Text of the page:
Cleveland Jury Sides with Indians in Lawsuit Over Foul Ball Injury

May 26, 2017

By Ed Edmonds
On March 24, 2017, a jury in the Cuyahoga County Common Pleas Court ruled in favor of the Cleveland Indians in a lawsuit brought by Keith Rawlins over injuries he sustained when he was hit by a line drive foul ball in the ninth inning of the July 20, 2012, game at Progressive Field against the Baltimore Orioles. The focus of the litigation involved whether of not ushers at the park increased Rawlins potential for injury by asking him, his fifteen-year-old daughter Jenna, and other fans to leave section 171 before the end of the game based on Cleveland Fire Department’s requirements that ten sections in the lower section of the stadium along the left field line be closed to fans for a post-game fireworks show. Cory Shaffer, writing for, noted that the trial included four days of testimony and one day of deliberations.
History of the Litigation
The lawsuit was initially filed in November 2013 against the Indians, Lawrence Dolan (the primary owner of the team), the Cleveland Indians Club, and Major League Baseball Enterprises, Inc. One month later Rawlins agreed to dismiss the Club, Dolan, and MLB Enterprises. In November 2014 the Indians filed a request for summary judgment based on primary assumption of the risk and Rawlins countered with his request for partial summary judgment to dismiss the Indians’ assumption of the risk defense. Common Pleas Court judge Daniel Gaul granted the Indians’ motion based on Ohio precedent that generally aligns with longstanding case law that prevents lawsuits for injuries due to foul balls, thrown balls that enter the stands, or flying bats. In November 2015 the Eighth District Court of Appeals reversed the case and remanded it for trial. The Ohio Supreme Court refused an appeal of that decision on May 4, 2016, paving the way for the trial.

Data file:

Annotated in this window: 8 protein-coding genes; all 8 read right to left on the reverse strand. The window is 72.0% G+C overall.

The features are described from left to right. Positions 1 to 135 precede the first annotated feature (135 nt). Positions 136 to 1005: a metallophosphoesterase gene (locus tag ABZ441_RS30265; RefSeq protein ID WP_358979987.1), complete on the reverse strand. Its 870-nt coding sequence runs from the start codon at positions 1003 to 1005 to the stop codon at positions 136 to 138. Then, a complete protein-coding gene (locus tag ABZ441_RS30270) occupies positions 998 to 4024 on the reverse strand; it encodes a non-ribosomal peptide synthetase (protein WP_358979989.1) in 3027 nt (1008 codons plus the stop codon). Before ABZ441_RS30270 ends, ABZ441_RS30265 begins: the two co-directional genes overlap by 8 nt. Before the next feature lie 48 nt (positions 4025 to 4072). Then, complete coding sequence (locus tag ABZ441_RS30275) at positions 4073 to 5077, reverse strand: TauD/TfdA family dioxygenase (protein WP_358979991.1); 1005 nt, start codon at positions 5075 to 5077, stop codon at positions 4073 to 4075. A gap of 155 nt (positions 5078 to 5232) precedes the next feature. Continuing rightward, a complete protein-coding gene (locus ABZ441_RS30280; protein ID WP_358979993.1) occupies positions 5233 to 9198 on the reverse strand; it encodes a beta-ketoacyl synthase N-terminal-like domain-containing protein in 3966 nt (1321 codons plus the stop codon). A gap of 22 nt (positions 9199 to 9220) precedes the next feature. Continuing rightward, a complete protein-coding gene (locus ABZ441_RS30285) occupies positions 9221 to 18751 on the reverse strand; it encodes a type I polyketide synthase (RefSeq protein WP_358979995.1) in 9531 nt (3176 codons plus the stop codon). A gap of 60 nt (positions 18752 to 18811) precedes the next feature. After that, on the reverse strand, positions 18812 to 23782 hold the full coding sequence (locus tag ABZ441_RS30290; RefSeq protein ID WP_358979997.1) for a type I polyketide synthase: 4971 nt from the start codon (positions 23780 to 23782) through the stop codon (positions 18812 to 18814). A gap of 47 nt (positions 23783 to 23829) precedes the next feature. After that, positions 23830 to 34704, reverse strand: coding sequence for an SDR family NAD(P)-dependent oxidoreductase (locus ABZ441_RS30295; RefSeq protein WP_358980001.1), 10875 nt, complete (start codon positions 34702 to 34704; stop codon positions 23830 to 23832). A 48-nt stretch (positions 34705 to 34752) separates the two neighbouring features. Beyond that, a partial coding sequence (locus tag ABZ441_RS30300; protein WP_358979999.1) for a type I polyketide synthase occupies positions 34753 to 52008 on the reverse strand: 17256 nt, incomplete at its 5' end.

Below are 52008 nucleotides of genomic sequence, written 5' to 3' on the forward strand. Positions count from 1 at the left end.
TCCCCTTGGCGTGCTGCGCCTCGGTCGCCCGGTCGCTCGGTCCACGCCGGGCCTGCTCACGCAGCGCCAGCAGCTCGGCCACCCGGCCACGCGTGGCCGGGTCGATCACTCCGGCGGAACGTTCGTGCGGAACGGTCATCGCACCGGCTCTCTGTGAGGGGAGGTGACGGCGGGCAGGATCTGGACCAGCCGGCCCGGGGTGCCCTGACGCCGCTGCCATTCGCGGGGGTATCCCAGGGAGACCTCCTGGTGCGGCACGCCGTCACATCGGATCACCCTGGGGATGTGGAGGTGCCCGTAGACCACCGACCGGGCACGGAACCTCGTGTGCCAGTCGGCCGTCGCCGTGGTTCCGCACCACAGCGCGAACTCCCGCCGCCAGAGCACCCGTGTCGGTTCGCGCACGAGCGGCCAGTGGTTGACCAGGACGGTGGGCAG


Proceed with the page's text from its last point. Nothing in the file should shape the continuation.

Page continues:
The Incident and the Resulting Injury
Keith Rawlins was injured when struck in the face by a line drive foul traveling around 95 mph. Rawlins was walking up the aisle after leaving his seat in section 171 with his daughter during the ninth inning of the Orioles-Indians game. The Orioles were winning 10-2 after taking a 7-1 lead in the top of the third inning. Rawlins had turned his back to the field, but, when he heard the crack of the bat connecting with a ball he turned to look at the field and was struck on the left side of his face breaking numerous bones and causing Rawlins to lose the sight in his left eye. At the trial Rawlins’ doctors stated that it might be necessary to schedule future surgeries including the possibility of the insertion of a prosthetic eye. His lawyers also argued that the injuries left Rawlins unable to continue his work as a tool and die machinist in Rochester, New York.
Court of Appeals Decision